- If utilizing a commercial IRB with which U-M has negotiated a master service agreement, an individual IRB Authorization Agreement may not be necessary.
- No one on the study team (or at the U-M IRB) has the authority to negotiate or sign the IRB Authorization Agreement.
- Completes a Requesting Review by a Non-UM IRB (a.k.a. "ceding") application in the eResearch Regulatory Management (eRRM) system. The external IRB usually will have an application process which the study team also must follow.
The Requesting Review by a Non-UM IRB (a.k.a. "ceding") application provides the project information necessary for related local (i.e., U-M) review functions not handled by an external IRB and for the administration of the research at the U-M performance site, such as:
- Ancillary Committee review (e.g., conflicts of interest, radiation safety, research pharmacy, and clinical billing.)
- Human subjects protections training fulfillment for U-M personnel via PEERRS or other training equivalent
- Amendments (e.g., changes impacting ancillary review or decision to cede oversight, project holds/suspensions)
- AE/ORIOs for related serious adverse events that occur in U-M subjects, unanticipated problems that occur in U-M subjects, and serious and/or continuing non-compliance determinations regarding U-M participation
- Annual continuing review to track study status
An external (i.e., commercial or other academic) IRB may charge for services when designated as the single IRB-of-Record (sIRB) for a multi-site, non-exempt human subjects research project. Estimated expenses are negotiated on a case-by-case basis in the service agreement between U-M and the external IRB, and budgeted for as direct costs in the sponsor's (e.g., NIH) funding proposal and award.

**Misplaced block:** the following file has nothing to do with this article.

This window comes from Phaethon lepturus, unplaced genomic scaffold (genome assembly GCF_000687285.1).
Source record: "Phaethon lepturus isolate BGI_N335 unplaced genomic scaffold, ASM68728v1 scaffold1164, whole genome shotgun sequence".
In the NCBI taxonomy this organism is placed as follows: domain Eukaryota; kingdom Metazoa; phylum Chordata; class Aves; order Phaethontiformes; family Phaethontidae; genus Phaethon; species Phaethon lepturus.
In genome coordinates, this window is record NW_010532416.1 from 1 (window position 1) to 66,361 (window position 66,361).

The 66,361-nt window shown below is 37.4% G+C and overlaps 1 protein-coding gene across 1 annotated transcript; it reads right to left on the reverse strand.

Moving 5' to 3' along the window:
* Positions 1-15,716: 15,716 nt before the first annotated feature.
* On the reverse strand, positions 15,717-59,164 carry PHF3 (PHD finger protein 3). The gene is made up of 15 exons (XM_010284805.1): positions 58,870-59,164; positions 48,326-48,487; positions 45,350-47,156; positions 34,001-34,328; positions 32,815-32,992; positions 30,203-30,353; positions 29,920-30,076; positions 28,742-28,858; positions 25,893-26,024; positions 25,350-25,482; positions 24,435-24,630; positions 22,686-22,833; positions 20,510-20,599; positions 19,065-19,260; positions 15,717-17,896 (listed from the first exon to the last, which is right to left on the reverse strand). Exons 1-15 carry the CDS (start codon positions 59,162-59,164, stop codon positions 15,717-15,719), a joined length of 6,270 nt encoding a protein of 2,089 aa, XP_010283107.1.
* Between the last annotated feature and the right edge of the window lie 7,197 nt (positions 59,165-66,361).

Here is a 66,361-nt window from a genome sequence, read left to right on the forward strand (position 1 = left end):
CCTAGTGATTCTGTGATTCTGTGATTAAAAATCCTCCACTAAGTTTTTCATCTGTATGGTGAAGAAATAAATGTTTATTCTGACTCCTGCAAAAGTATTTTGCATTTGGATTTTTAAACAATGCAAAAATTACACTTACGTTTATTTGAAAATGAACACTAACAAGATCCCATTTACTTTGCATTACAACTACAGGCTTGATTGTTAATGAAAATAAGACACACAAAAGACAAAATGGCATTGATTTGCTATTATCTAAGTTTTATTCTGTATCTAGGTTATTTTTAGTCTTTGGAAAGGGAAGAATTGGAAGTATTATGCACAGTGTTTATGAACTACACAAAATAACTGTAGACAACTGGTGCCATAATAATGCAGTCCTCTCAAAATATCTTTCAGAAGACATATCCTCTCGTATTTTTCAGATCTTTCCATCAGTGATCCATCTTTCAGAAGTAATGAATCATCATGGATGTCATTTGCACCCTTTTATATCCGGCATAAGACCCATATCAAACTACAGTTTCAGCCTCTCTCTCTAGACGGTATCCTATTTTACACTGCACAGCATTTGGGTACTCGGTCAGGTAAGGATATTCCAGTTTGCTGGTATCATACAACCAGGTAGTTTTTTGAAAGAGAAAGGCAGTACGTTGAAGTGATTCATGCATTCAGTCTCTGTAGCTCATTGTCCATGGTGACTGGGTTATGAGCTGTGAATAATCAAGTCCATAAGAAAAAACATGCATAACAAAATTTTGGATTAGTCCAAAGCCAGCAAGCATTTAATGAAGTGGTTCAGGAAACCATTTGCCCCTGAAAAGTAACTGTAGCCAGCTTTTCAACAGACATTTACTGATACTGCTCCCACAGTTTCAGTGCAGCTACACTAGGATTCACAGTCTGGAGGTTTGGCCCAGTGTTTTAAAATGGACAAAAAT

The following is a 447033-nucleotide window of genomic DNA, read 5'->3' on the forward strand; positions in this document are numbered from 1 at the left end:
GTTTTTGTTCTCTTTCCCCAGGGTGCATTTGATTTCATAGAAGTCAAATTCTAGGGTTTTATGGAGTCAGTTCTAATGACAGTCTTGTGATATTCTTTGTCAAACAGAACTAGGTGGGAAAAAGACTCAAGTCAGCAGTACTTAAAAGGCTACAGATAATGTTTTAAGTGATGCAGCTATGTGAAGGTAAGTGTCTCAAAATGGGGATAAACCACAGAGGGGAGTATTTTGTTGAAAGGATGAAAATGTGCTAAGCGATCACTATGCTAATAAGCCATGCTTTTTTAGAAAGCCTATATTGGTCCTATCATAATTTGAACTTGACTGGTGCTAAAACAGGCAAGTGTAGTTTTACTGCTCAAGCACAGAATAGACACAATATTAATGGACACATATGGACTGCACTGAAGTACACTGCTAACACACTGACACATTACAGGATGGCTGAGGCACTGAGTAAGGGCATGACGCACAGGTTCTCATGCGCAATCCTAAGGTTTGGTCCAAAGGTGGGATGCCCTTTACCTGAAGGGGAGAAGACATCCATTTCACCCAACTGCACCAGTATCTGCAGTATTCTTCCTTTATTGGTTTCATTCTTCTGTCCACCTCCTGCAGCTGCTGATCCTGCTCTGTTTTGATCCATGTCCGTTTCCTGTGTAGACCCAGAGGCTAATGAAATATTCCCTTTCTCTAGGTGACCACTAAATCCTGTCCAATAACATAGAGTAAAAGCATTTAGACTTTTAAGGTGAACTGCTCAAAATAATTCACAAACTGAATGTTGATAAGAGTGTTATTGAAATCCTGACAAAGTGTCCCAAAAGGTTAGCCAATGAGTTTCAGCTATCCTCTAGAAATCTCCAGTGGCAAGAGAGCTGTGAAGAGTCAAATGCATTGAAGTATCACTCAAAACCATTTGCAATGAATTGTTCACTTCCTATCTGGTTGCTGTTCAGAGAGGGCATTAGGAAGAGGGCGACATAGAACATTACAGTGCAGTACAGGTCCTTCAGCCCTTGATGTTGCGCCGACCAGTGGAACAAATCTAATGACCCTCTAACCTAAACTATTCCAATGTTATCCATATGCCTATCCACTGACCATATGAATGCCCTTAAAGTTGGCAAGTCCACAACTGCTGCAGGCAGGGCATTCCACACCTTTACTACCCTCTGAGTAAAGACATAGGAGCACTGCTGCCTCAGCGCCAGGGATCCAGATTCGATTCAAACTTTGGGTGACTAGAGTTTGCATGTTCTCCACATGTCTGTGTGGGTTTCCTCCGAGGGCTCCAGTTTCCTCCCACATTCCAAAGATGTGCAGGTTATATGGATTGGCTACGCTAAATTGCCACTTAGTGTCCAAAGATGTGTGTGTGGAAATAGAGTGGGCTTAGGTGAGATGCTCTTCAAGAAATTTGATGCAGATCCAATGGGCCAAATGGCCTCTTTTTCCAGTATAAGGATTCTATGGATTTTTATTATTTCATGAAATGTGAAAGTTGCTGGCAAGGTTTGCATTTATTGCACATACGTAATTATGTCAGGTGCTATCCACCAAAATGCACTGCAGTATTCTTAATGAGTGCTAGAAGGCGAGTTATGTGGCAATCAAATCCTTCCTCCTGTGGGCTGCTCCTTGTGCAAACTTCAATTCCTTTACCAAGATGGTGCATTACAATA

Common IRB services include, but are not limited to:
- IRB Reviews
- Initial review of the research protocol, investigator/site qualifications, informed consent plan and documentation, and subject recruitment materials
- Continuing/annual protocol review (regulatory requirement) for subsequent years of the project
- "Periodic" review of any incident reports (e.g., Adverse Events or ORIOs), as they are filed
- Amendments/modifications - changes to the study that require IRB review
- Administrative Services - letters, study changes not requiring IRB review, etc.
- Site/Project Closeout - review of the final status report, resolution of outstanding issues
- Other - services as applicable to the project, e.g., foreign language translation, etc.
Factors that impact the budget for sIRB services include the number of performance sites, level of risk to the subjects and/or institution, duration of the study, and more. See the External sIRB fee schedule -sample for an example.
The principal investigator is not authorized to sign the negotiated service agreement with the external IRB. As a financial transaction, the agreement must be signed by an authorized official from U-M Procurement Services and may require approval from the U-M Regents.
Always contact your U-M IRB to determine sIRB requirements prior to submitting funding proposals for multi-site, non-exempt human subjects research.